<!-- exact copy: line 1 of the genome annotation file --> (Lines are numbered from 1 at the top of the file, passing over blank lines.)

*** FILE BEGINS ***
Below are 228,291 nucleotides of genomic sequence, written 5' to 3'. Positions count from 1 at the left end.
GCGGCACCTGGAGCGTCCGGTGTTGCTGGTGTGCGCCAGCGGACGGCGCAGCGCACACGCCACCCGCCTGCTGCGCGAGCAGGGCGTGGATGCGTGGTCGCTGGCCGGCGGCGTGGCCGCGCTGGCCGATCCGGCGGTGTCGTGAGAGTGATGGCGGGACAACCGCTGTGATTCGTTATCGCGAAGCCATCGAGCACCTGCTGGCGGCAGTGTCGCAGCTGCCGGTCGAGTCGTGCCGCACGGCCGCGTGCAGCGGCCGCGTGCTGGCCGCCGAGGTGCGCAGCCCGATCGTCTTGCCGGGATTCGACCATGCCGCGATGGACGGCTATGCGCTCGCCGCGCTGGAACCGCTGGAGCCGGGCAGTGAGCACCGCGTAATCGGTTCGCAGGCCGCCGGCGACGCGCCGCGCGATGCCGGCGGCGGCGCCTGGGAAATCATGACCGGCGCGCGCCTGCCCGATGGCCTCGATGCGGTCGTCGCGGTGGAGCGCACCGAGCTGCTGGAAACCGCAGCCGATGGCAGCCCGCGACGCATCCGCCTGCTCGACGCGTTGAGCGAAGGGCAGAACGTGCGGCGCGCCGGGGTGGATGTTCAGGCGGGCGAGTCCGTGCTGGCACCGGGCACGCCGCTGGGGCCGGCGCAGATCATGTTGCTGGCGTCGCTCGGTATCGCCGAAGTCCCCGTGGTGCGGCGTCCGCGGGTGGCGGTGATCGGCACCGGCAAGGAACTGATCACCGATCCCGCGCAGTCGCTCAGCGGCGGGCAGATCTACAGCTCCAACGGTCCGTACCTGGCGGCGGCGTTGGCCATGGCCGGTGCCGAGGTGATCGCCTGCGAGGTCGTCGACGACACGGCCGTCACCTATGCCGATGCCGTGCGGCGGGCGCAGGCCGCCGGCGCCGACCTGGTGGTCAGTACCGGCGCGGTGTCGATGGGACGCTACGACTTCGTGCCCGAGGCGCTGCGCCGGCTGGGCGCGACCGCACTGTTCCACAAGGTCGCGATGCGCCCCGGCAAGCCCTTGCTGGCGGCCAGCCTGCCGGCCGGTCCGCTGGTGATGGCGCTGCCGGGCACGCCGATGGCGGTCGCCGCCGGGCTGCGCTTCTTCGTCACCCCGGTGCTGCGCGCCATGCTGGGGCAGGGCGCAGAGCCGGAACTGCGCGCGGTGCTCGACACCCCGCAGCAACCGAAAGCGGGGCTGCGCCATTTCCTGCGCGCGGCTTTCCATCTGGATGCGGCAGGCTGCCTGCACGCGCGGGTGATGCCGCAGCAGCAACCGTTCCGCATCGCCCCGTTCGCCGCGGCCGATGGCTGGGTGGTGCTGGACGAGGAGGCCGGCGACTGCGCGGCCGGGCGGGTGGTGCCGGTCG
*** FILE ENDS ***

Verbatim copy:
Below are 228,291 nucleotides of genomic sequence, written 5' to 3'. Positions count from 1 at the left end.